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Dimple Eric: She Sued Her Parents for Dumping her like Trash

July 28, 2011

dimpleDimple was born a healthy baby girl to Harbans and Sukhdev Singh at the Civil hospital, in 1977, in the town of Tarn Taran in northern India.   In a country where daughters are unwanted, and thousands of little girls are killed every year (click here) Dimple’s parents couldn’t wait to get rid of her.  When discharged from the hospital, her parents indifferently dumped her in the garbage pit in front of the hospital and continued on their way home.

In the garbage pit, a pack of dogs began circling the child, and were advancing to attack her, when some of the hospital attendants heard her crying and rushed to rescue her.  When no one came forward to claim the baby, Dr. Sulochana Karanjia, a medical superintendent at the St Mary’s Hospital nearby, adopted her, and named her ‘Dimple.’

Dimple found a loving and supportive family in Dr. Karanjia’s house.  She got a good education, established a career, and started dating a man she liked.  Everything seemed to be going well for her, except that her birth parents wanted her back in their life.  They had spoken to Dr. Karanjia when Dimple was 12, and expressed their sorrow and economic compulsion at the time they had abandoned Dimple, and convinced her to allow Dimple to periodically visit them.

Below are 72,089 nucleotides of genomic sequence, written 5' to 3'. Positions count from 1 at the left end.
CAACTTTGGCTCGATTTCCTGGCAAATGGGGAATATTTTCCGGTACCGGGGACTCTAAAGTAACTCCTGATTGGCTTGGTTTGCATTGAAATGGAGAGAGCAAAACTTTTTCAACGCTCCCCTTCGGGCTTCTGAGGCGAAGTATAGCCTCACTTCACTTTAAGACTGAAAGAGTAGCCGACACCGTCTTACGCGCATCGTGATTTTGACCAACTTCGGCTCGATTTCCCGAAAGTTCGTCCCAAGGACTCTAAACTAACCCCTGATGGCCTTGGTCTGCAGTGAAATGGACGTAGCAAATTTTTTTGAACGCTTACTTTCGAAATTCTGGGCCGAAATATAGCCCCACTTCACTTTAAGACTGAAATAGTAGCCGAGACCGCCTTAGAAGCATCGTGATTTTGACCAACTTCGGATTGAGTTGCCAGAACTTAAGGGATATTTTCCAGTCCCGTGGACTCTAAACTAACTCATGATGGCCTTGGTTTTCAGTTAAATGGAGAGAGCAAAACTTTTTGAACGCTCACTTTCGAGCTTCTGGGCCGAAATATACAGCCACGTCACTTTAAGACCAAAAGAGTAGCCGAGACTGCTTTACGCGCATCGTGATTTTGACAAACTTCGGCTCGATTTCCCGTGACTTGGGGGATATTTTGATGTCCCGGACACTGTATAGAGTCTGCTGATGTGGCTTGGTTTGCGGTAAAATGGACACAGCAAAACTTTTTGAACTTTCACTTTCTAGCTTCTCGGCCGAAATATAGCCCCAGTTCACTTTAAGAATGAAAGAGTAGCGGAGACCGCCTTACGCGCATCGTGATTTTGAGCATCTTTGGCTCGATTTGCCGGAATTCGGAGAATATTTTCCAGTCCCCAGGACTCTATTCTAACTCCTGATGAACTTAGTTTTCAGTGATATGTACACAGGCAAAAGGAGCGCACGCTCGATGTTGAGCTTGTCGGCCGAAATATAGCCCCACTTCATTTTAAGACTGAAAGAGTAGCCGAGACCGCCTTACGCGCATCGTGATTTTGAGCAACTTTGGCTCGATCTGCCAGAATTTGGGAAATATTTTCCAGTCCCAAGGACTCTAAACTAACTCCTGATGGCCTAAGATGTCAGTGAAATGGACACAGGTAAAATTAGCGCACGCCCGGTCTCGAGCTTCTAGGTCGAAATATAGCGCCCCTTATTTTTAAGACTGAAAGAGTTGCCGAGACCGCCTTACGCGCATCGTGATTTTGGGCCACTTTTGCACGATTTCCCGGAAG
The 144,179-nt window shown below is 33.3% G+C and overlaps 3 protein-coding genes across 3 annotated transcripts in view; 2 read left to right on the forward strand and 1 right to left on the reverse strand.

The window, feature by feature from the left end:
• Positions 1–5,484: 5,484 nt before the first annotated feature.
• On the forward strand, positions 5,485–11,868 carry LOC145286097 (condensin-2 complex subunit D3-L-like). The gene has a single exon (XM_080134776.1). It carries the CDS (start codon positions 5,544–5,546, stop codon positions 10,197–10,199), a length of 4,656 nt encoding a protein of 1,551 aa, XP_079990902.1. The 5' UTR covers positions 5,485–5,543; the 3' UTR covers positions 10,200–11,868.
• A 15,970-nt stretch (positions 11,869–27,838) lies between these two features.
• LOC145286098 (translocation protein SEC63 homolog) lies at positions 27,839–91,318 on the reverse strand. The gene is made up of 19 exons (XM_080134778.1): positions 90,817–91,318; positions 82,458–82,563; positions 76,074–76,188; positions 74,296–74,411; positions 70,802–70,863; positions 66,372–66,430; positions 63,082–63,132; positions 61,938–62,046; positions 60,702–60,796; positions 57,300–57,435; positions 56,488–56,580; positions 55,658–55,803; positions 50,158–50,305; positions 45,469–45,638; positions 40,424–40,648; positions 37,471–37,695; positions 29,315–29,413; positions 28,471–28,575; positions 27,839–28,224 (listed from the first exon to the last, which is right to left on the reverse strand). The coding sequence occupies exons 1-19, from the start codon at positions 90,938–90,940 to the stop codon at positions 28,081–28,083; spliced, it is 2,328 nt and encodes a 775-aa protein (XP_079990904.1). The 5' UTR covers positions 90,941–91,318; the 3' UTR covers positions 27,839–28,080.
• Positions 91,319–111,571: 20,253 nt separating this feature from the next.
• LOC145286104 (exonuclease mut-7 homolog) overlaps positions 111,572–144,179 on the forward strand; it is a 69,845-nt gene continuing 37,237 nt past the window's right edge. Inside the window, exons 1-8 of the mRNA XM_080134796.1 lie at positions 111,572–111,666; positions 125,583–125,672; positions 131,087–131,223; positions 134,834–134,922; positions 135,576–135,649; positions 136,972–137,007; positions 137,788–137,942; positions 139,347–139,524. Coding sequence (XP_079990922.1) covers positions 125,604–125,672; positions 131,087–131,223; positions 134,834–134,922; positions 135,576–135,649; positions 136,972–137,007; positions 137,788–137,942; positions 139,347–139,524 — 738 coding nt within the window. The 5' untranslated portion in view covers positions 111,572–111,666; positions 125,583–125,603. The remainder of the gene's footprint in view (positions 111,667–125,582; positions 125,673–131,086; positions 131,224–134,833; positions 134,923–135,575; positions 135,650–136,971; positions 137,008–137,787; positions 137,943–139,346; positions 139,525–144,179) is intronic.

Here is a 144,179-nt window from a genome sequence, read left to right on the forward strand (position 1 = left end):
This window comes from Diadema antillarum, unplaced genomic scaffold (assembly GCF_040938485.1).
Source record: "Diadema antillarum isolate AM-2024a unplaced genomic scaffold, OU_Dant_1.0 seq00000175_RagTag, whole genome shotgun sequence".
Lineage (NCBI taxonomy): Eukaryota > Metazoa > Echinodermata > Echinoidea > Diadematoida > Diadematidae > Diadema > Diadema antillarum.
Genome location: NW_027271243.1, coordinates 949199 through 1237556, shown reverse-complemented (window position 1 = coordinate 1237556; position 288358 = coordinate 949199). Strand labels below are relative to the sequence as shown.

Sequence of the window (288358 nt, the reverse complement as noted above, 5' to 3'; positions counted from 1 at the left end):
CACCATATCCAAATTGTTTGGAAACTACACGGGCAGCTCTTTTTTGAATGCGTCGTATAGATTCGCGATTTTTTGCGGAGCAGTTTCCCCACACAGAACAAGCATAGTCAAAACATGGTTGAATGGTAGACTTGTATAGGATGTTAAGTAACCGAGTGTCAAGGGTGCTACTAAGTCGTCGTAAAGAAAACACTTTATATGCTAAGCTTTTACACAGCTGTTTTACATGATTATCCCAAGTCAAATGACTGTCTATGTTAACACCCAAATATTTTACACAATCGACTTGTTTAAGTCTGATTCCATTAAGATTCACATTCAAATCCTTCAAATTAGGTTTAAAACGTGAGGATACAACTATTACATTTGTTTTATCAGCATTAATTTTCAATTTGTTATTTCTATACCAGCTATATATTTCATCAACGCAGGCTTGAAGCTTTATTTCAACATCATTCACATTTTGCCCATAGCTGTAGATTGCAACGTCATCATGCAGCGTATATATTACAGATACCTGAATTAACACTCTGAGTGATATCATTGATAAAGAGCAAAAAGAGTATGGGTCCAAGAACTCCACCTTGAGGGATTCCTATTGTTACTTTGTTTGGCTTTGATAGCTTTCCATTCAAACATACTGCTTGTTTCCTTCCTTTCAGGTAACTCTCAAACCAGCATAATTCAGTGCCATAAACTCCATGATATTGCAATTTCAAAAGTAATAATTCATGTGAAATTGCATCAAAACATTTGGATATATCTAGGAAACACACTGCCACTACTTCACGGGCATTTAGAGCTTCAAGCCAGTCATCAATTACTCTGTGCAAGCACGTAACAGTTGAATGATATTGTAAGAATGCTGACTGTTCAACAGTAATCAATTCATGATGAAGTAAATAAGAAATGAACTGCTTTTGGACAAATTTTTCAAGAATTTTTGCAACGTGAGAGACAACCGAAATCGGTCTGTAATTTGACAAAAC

Dimple found she did not like being with her biological parents for too long.  She quickly realized, the only reason her birth parents who had once dumped her like trash, were interested in her life again, was because they thought she’d be a good cash source for them, which they felt entitled to.  More so, they also believed they had a right now to make decisions about her life, including her marriage.  And they did not want her to marry the man she was in love with because he is a Christian.

In 2005 Dimple decided to sever ties with them, and filed a lawsuit against her birth parents for Rs. 10 lakhs (U.S. $25000.00) for abandoning her as a child and leaving her to die.  She said she really wasn’t interested in the money, but she wanted to teach her parents a lesson.

The lesson that Dimple needed to teach her parents is a lesson that India in general needs to learn.  And that is that once you have given birth to a child, it is your obligation to ensure the safety and care of that child.  Furthermore, being biological parents does not guarantee you the right to kill, hurt or harm a child. 

 If Dimple’s parents had attempted to kill someone else’s baby, they’d have to answer for it in full in the court of law.  Then why shouldn’t they have to answer the same way for the child they gave birth to?  Is it because India treats children as ‘property’ of the individuals who give birth to them, and therefore allows parents a certain leeway socially and under the law, that they wouldn’t allow otherwise?   Is it because the family is held as sacrosanct in India with powers that overrule the law and constitution?

In allowing female infanticides to become a rampant practice without making the families who commit them answerable to law, have the courts of India failed to affirm that every child born in India is an individual and independent citizen of the nation, whose most basic right is the right to life and safety, which no one, not even the parents can take away?